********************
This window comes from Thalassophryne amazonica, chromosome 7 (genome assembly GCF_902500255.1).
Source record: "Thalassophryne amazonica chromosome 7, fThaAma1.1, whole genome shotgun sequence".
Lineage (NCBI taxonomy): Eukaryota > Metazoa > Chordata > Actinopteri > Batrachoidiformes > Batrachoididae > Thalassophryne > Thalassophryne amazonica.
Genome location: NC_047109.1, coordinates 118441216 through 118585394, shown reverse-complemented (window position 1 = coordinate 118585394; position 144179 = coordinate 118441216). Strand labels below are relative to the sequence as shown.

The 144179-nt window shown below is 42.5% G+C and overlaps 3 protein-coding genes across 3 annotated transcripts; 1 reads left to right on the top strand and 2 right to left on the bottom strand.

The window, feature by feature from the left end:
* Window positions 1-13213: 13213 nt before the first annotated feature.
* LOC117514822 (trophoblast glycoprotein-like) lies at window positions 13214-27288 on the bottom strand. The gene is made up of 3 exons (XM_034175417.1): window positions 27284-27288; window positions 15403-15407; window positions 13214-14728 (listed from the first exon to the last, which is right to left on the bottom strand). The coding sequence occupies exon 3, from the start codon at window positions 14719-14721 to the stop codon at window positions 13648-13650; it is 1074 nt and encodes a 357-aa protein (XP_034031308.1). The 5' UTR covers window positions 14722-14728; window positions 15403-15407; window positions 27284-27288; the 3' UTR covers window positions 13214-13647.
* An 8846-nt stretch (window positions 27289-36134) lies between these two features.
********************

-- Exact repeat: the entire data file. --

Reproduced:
This window comes from Thalassophryne amazonica, chromosome 7 (genome assembly GCF_902500255.1).
Source record: "Thalassophryne amazonica chromosome 7, fThaAma1.1, whole genome shotgun sequence".
Lineage (NCBI taxonomy): Eukaryota > Metazoa > Chordata > Actinopteri > Batrachoidiformes > Batrachoididae > Thalassophryne > Thalassophryne amazonica.
Genome location: NC_047109.1, coordinates 118441216 through 118585394, shown reverse-complemented (window position 1 = coordinate 118585394; position 144179 = coordinate 118441216). Strand labels below are relative to the sequence as shown.

The 144179-nt window shown below is 42.5% G+C and overlaps 3 protein-coding genes across 3 annotated transcripts; 1 reads left to right on the top strand and 2 right to left on the bottom strand.

The window, feature by feature from the left end:
* Window positions 1-13213: 13213 nt before the first annotated feature.
* LOC117514822 (trophoblast glycoprotein-like) lies at window positions 13214-27288 on the bottom strand. The gene is made up of 3 exons (XM_034175417.1): window positions 27284-27288; window positions 15403-15407; window positions 13214-14728 (listed from the first exon to the last, which is right to left on the bottom strand). The coding sequence occupies exon 3, from the start codon at window positions 14719-14721 to the stop codon at window positions 13648-13650; it is 1074 nt and encodes a 357-aa protein (XP_034031308.1). The 5' UTR covers window positions 14722-14728; window positions 15403-15407; window positions 27284-27288; the 3' UTR covers window positions 13214-13647.
* An 8846-nt stretch (window positions 27289-36134) lies between these two features.